What’s the upcoming winter look like? Skilling says La Nina may play a role


What’s the upcoming winter look like? Are there any early indications?

Seasonal forecasts for the December through February meteorological/climatological winter period will be the subject of more and more posts from reputable global meteorological centers in the weeks and months ahead as we make our way toward and into the coming cold season.

Here are some early entries from such centers, including early projections from the National Weather Service’s Climate Prediction Center, Environment Canada, the European Centre and blends of forecasts from multiple models out of a series of national meteorological centers. What follows are but a sampling of seasonal forecasts produced here in the United States and around the world.

The La Nina out in the equatorial Pacific (the cooling of ocean waters along the equator West to the Date Line and an accompanying increase in the easterly winds which blow in that region) may play a role in the upcoming winter here in the Chicago and the Midwest. It’s been established that changes in ocean temps and winds there can have global weather impacts.

There’s been a bias toward above normal precipitation in the winter season here in Chicago and the southern Midwest in many La Nina periods of the past. There is also a tendency toward temp volatility.

But each La Nina comes with its own character so it will be interesting to follow developments as they evolve in coming months.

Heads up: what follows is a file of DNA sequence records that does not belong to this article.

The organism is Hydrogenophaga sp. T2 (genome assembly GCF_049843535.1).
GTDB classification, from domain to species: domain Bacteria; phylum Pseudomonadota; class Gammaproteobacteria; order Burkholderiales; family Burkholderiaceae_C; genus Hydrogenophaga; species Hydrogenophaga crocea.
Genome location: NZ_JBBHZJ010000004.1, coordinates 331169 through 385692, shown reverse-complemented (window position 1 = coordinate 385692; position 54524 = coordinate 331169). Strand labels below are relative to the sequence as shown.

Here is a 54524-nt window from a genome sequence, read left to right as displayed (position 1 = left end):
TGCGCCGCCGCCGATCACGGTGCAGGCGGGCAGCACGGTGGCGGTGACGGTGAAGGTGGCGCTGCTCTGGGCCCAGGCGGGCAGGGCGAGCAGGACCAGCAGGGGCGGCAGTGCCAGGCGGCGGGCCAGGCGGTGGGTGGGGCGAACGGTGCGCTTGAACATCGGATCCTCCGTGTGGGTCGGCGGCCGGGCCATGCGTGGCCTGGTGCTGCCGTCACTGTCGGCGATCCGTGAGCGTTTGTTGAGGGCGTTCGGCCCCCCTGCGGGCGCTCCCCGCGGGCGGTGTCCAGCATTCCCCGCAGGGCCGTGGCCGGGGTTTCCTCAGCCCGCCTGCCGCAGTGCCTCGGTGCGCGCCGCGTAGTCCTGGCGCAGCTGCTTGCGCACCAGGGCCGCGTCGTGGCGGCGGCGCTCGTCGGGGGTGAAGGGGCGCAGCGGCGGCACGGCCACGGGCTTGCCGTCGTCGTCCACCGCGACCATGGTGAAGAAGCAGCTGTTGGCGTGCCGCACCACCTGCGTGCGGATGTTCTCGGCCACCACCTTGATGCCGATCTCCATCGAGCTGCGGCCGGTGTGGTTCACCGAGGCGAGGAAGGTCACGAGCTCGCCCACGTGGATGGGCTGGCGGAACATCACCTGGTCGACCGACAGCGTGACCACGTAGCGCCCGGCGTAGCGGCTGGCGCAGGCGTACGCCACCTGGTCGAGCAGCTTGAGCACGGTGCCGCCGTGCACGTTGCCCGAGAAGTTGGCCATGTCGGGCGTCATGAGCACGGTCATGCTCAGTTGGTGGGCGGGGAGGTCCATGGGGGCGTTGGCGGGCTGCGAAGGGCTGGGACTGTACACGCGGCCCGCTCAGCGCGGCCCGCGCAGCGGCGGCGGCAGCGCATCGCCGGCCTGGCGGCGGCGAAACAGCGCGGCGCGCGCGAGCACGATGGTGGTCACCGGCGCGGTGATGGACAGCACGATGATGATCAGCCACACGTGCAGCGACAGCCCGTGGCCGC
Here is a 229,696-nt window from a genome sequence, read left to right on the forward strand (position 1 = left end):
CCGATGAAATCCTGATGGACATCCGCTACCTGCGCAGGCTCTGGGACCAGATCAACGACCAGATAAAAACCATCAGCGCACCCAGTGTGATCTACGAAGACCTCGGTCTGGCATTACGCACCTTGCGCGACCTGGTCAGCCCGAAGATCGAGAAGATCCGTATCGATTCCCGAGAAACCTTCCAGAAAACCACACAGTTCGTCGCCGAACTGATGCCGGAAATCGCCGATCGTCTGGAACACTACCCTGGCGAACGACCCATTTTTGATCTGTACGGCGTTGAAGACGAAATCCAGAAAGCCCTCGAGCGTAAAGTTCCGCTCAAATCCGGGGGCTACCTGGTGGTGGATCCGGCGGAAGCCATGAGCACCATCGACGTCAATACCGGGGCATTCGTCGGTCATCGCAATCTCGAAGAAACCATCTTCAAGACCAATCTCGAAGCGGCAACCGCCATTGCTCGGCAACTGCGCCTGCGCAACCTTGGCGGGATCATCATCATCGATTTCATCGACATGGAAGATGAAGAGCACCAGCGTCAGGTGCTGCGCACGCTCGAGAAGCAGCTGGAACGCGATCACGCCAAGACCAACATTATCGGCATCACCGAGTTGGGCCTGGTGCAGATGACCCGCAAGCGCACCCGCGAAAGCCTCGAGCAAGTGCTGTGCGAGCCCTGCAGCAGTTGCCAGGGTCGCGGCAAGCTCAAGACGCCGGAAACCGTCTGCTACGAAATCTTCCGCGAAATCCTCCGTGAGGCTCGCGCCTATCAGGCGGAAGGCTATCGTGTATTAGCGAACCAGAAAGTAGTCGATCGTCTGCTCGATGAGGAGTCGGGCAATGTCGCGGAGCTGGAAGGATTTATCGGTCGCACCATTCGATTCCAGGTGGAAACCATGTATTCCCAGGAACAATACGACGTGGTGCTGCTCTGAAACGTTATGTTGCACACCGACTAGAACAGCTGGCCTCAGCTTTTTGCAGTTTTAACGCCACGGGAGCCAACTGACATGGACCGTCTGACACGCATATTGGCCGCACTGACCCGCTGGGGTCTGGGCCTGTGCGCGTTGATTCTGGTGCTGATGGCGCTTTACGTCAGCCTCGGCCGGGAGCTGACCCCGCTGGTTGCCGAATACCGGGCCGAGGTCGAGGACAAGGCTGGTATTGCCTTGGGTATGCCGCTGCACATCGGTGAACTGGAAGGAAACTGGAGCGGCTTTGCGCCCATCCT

Seasonal forecasts aren’t carved in stone. There are so many variables involved in the creation of winter weather patterns.

References to things like Siberian snow coverage, linked ocean/atmosphere cycles bearing names such as La Nina, El Nino, the Arctic Oscillation, the North Atlantic Oscillation, etc. are discussed. So are projections of rapid stratospheric warming over the poles.

Increasingly, seasonal forecast are generated from “ensembles” or collections of computer forecast models which are blended or averaged.

Projections over weather trends over such extended periods of time are unable to pinpoint individual storms, cold waves or warm spells.

If you hear estimates of how many snows will fall and in what ranges of accumulation, be wary! The ability to produce such predictions is beyond the art of the science in this day and age–and may always be. Instead–and there’s been some skill identified in these forecasts—the hope in seasonal forecasting is to look toward general trends in temp and precipitation which may be on the horizon.

Having said all of this, here are a few early projections of general conditions for Winter 2020-2021.

It should be noted that an above-normal 3-month December through February temp prediction does not mean there will be no arctic outbreaks or that every day will be mild. Not by a long shot. Nor does an above-normal precip forecast indicate that we’ll necessarily see all of it fall as snow. But it’s interesting to keep a running tally on current thinking–and that’s the idea in looking as some of these early projections.


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